Every now and then we hear financial experts like me (just joking) advice people to invest money regularly and not spend all the time. In most cases, experts will advice that you invest more and save less if you are to attain financial freedom. But should one really invest all the time? Will the world come to an end if I do not invest? I do believe investing is good for everyone, however there are certain times when investing should just be kept aside.
1. When You cannot afford a Three Square Meal
We have often read of people making several sacrifices in life just to attain an investment goal. Some sleep in their car, sell their houses, forfeit their jobs etc. However, you hardly hear anyone saying they went on a hunger strike just to attain an investment goal. It is certainly fool hardy when you have to starve yourself just because you want to put that extra money you would have used in eating a decent meal in an investment that is yet to yield a dime.
2. When You have a Health Problem
It certainly doesn’t make any sense investing cash you would otherwise use to cater for yourself when you are sick or have a major health setback. Your health is certainly not an opportunity cost to an investment no matter how viable. You want to be healthy enough to execute your dreams and not end up with a deteriorating health and yet see the investment remain a dream. Investments is not wealth rather Health is Wealth.
[Read Also: Difference between FGN Savings and Treasury Bills]
3. When someone Dear to You is in Need
There are times when we have people dear to us who have needs that (in all fairness) supersede our personal goals.
It could be that they have a health challenge or even a financial need to avoid bankruptcy.
How does one explain sacrificing a sick wife or child in a bid to pursue an investment goal no matter how viable?
4. When You haven’t paid your Children’s school fees
Imaging telling your child “Daddy can’t pay your school fees because he has to buy some stocks?” It makes no sense sacrificing your children’s education for an investment goal. They are mutually exclusive investments and shouldn’t even be thought of as substitutes.
The most important investment is the education and welfare of your kids no matter what.
5. When You have a Debt to pay
How many times do we see debtors giving us excuses to repay their debts despite seeing them making significant investments in other areas. You have someone owing you money and telling you he does not have the cash to pay now, yet they end up buying new assets. The same attitude is sometimes seen in companies who amass huge debts in the claim that they are investing.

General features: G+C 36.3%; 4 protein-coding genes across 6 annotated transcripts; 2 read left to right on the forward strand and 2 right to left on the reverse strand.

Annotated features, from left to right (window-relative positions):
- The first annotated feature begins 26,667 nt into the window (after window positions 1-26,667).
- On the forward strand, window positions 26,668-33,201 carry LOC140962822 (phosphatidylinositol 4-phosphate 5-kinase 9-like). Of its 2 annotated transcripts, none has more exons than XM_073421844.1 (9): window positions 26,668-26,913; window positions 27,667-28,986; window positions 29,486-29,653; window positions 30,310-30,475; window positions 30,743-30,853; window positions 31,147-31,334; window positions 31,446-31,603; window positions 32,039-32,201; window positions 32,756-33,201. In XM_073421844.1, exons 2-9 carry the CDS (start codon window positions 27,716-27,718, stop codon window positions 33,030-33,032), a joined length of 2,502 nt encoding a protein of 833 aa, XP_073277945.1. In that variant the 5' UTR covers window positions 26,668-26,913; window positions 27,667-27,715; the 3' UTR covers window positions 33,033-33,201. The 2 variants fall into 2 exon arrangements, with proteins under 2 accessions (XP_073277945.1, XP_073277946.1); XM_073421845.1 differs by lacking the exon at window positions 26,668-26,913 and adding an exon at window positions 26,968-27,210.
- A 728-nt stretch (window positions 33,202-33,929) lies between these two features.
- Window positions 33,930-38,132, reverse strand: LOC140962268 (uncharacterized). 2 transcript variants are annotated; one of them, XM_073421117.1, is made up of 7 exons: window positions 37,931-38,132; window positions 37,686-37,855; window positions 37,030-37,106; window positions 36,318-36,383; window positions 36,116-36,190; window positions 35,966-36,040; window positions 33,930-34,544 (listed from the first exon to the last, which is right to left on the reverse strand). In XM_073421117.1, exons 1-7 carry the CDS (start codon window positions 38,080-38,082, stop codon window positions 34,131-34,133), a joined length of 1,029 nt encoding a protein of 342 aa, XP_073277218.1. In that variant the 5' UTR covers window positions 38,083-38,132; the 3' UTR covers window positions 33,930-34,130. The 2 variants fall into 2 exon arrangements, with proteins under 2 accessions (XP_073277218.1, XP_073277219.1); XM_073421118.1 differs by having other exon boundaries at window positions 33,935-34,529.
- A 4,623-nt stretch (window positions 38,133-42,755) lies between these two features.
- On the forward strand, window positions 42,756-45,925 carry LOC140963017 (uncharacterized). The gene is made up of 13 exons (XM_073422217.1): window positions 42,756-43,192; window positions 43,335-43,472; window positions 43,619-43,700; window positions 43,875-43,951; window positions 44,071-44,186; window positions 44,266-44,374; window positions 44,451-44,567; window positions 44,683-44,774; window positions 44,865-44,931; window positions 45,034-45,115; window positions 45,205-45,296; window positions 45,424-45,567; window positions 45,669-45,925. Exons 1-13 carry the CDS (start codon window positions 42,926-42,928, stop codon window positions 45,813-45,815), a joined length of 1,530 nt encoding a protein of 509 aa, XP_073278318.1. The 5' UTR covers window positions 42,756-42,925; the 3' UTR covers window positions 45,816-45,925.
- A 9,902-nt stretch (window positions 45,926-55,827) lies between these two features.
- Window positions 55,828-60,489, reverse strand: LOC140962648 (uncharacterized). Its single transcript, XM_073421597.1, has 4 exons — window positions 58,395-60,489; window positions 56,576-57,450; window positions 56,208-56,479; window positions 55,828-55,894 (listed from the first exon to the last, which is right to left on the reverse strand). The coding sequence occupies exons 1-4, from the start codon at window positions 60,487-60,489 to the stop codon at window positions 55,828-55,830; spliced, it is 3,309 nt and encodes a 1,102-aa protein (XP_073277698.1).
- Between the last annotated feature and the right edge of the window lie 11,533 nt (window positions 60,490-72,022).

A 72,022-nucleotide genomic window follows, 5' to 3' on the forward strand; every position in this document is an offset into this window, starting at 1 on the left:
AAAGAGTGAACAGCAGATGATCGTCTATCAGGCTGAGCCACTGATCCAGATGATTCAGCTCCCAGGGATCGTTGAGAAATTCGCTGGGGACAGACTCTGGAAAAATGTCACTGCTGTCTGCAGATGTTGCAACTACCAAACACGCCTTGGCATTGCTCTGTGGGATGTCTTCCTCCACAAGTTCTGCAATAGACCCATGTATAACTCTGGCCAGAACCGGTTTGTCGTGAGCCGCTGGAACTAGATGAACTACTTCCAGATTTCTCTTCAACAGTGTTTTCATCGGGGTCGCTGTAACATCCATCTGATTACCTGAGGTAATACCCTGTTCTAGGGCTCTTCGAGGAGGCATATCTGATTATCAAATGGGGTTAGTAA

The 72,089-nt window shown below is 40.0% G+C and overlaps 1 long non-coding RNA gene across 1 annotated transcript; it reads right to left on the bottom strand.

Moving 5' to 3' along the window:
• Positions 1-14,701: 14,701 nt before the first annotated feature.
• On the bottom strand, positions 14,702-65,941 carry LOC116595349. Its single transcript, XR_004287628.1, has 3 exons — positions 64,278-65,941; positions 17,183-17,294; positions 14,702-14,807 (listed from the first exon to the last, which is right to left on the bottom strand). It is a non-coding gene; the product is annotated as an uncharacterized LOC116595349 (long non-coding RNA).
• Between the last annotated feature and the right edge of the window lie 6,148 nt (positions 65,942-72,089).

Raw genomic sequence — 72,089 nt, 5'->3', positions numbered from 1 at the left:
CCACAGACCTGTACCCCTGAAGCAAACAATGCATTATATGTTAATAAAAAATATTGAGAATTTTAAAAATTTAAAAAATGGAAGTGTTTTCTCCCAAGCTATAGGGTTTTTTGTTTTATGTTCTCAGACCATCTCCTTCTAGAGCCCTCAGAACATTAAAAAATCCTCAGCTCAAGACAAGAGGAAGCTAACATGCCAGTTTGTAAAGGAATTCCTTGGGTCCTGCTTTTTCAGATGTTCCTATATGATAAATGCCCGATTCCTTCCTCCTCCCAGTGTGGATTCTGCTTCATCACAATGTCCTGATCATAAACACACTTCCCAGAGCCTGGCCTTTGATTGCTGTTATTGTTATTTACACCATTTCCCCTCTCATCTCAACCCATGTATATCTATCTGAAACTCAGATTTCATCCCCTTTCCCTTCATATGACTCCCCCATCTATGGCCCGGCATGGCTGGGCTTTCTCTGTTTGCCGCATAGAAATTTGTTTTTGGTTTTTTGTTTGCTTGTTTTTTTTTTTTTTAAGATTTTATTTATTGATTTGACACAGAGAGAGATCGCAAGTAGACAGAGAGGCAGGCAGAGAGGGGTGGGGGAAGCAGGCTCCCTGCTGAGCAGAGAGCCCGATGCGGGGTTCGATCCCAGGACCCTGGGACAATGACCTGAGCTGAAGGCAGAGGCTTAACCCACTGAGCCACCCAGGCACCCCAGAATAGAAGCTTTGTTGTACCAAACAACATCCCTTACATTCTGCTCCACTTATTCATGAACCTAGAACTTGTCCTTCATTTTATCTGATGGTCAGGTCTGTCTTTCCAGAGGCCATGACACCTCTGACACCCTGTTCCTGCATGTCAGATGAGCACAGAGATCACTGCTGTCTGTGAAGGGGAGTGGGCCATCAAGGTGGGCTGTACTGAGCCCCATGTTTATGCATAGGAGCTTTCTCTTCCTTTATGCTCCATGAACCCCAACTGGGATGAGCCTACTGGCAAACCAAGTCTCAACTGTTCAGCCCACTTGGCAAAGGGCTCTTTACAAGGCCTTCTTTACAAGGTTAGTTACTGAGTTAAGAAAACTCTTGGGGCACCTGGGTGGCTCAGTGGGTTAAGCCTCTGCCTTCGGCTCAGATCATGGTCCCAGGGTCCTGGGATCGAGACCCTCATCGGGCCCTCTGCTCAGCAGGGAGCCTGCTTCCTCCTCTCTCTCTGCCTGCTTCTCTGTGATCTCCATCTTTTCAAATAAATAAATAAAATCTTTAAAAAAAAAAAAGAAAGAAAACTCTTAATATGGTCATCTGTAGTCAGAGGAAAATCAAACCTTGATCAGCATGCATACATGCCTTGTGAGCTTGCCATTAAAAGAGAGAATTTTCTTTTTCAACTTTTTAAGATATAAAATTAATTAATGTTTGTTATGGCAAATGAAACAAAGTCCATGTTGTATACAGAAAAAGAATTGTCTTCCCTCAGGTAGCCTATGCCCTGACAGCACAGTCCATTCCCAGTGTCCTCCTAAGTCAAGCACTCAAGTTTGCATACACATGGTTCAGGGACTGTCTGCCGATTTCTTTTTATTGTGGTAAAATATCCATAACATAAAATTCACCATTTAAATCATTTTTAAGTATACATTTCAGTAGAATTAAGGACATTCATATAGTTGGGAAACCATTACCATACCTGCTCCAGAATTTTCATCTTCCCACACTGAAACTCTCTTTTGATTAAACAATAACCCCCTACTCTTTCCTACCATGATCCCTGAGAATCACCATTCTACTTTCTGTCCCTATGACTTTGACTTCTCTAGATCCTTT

Whilst it is okay to borrow to invest if the returns are higher than interest rates, it makes no sense investing when you have debts to repay.
6. When You cannot Afford to pay your Bills
It is strange when I hear a lot of people with huge bills boasts about their investment achievements. How do you claim to be an investor and yet you are unable to pay your electricity bills, water bills, phone bills etc. Does it make sense owing a supplier for months even though you end up spending money investing in new businesses or assets?
Investments should wait until you have cleared your bills and not the other way round. It is part of being financially prudent.
[Read More: A guide to how Mutual Funds work in Nigeria]
7. When You haven’t saved for the rainy day
Life always presents us with ups and downs. It is inevitable that one day we will face a sudden financial challenge. It could be to bury a loved one, to celebrate a loved one, to cater for an urgent financial need etc. Sometimes when this urgency shows up we are not financially prepared and may not be able to liquidate our investments quickly enough to meet such challenges.
It is therefore important to stash away some part of our cash or return on investment in a fund specially designated for rainy days.
8. When the stock market is bullish
After the stock market crash of 2008/2009 I learnt a bitter lesson in investing: DO NOT INVEST WHEN THE MARKET IS BULLISH. A Bullish market is basically when the market indices are constantly up indicating an upswing in the price of equities. Whilst not totally bad for the stock market to have price appreciation, the problem however is that bullish markets always create a band wagon effect that ostensibly creates an artificial price valuation.
Equities become too expensive and quality stocks with great prices become scarce. It is often better to wait on the sidelines at times like that, rather than buy expensive stocks.
9. When Interest Rates are low
In Nigeria, investing in the money market can be an unfair proposition when interest rates are just too low and below inflation. For most of 2011 and 2012 treasury bills and government bonds had double digit above inflation yields which were favourable for investments. However, when the rates, especially fixed deposits are below 8%per annum investing in such products present negative yields.
When interest rates are low, alternative higher yielding assets can be explored. It is however important to weigh the risk as well. If the risk in investing in alternative markets are too high for you, then, just stick to safer money market instruments no matter the yield.
DMO takes advantage of MPR cut, allots a total of N103.81 billion
Debt Management Office of Nigeria (DMO) has issued a total of N103.81 billion worth of bonds.
In a swift response to the MPC rate cut, the Debt Management Office of Nigeria (DMO) has issued a total of N103.81 billion worth of bonds, which is about 71.59% of the total amount offered. The allotted amount comprises of N66.97 billion, N25.43billion, N6.81 billion, N4.60 billion respectively, for the 10, 15, 25, and 30-year tenors.